Women-owned businesses in Connecticut are growing at less than half the national rate according to a new report released this week by American Express.

The 2019 State of Women-Owned Businesses Report puts the number of women-owned businesses in the state at 112,460, up 2% from a year ago and 46th for growth in the U.S.

Women-owned business growth 2018-2019

Those Connecticut businesses employ 112,460 employees, an increase of 0.5% over 2018, while annual sales grew 1.8% to $16.5 billion.

Nationally, the number of firms grew 5.4% to 12.9 million—42% of all businesses—while employment rose 1.1%, and sales jumped 20.8% to $1.9 trillion.

American Express defines women-owned businesses as at least 51% owned, operated and controlled by one or more females.

Economic Impact

"The economic impact of women-owned businesses is undeniable, from the trillions they contribute via revenue to the millions of jobs they provide," said American Express vice president Courtney Kelso.

"The face of entrepreneurship is evolving to include all women, regardless of demographics."

Since 2014, Connecticut ranks 44th in women-owned business growth (up 4.2%), 38th in job growth (1.1%), and 47th for sales growth (3.8%).

Women-owned businesses performed better than the national average for all businesses over the last five years.

Nationally, the number of women-owned firms rose 21% during that period, with employment up 7.9% and sales climbing 20.8%.

Women-owned businesses performed better in all three categories—often by significant margins—than the national average for all businesses over the last five years.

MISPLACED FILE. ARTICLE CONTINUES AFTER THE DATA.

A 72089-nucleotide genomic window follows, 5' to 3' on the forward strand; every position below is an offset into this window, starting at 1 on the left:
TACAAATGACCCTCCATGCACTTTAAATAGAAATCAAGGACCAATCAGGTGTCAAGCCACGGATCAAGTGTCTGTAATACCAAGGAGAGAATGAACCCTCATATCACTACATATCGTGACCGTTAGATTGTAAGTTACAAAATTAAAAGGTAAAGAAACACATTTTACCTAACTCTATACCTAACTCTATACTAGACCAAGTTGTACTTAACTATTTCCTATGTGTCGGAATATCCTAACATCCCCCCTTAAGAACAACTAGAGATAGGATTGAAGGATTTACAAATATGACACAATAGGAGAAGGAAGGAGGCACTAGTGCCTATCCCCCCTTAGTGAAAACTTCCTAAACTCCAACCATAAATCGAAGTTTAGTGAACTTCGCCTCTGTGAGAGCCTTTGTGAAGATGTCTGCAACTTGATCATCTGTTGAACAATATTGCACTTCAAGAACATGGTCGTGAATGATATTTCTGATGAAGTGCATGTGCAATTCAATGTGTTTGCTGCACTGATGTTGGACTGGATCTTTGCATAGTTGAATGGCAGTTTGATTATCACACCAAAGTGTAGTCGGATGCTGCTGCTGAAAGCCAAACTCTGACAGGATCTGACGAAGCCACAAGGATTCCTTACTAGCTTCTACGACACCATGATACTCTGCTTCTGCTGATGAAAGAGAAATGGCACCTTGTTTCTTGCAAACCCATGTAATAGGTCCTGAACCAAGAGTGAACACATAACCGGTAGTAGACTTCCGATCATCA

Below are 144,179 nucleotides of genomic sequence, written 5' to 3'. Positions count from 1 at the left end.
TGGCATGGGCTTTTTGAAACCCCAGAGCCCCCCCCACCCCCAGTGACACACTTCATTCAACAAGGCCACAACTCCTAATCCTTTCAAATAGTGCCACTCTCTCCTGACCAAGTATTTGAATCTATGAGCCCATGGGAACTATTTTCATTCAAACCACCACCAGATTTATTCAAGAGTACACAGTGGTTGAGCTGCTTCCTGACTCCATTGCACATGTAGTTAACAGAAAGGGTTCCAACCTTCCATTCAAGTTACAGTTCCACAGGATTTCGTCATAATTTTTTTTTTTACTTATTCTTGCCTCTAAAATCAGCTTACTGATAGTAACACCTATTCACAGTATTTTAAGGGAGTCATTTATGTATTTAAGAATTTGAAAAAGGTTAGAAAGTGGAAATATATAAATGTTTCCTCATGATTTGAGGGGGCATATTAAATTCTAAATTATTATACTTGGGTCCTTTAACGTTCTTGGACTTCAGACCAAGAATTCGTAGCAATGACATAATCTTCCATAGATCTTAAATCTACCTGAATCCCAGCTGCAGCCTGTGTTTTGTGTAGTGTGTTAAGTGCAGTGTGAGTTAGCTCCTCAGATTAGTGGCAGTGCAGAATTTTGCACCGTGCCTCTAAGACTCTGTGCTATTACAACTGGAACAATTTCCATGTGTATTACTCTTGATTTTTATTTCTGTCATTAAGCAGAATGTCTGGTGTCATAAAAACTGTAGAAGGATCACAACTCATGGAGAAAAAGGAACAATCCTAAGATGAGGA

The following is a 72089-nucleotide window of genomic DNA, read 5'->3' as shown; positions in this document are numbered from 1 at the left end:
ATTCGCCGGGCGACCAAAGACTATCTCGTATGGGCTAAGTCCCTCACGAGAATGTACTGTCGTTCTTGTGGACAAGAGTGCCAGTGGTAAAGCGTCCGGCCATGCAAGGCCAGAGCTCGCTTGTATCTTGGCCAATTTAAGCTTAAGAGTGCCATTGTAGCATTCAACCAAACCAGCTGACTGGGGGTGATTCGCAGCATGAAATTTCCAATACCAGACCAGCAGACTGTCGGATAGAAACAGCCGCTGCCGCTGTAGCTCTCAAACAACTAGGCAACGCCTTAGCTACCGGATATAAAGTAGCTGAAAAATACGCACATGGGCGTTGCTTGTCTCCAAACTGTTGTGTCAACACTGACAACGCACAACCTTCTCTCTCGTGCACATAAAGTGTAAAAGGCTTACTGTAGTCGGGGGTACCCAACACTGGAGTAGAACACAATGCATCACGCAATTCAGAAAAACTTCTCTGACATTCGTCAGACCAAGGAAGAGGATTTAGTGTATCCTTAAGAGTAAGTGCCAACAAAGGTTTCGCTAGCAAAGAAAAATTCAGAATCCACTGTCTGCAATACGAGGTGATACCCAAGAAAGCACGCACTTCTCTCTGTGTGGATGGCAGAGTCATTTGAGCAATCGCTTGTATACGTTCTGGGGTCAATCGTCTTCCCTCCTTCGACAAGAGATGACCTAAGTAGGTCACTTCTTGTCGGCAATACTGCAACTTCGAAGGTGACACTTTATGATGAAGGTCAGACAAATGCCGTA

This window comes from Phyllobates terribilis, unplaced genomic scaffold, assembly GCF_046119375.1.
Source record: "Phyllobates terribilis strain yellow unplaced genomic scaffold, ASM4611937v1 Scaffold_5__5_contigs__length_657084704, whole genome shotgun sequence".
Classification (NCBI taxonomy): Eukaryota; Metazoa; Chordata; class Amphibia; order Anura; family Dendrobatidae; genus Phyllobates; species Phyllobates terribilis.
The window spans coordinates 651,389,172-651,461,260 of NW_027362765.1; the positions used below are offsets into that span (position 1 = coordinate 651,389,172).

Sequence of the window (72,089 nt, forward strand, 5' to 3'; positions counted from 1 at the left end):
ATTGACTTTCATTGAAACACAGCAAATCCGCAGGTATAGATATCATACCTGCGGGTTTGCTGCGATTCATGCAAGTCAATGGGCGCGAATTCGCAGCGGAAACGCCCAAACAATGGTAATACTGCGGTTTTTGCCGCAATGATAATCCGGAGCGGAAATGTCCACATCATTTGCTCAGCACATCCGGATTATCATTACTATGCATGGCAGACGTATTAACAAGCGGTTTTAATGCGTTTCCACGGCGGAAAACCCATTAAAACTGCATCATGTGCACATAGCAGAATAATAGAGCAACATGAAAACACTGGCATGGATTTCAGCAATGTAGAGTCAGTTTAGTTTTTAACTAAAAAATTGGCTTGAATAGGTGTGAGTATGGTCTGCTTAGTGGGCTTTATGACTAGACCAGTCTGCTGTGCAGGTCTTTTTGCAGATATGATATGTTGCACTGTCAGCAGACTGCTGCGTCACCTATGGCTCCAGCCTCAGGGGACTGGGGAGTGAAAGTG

Growth

The growth of women-owned firms is more than double the rate for all companies, with employment growing at over four times and sales a percentage point higher.

"Women-owned businesses are driving economic growth in the United States," the report noted.

Georgia, Oregon, Idaho, Nevada, and South Dakota were the top five states for company, job, and revenue growth, while Louisiana, Oklahoma, Nebraska, Alaska, and North Dakota had the slowest growth.

Half of all women-owned businesses in the U.S. are concentrated in three industries—other services (22%), healthcare and social assistance (15%), and professional, scientific, and technical services (13%).

Filed Under: Women in Business
  • Emmanuel Goldstein

    Hmmm…..It’s possible that CT is lagging in women-owned business growth because we don’t have enough taxes, fees, and requirements levied on small businesses, residents, products and services.
    No problem – October 1 is just around the corner. With the new taxes and requirements taking place we’ll be flooded with new businesses opening up! The word is out – CT is open for business!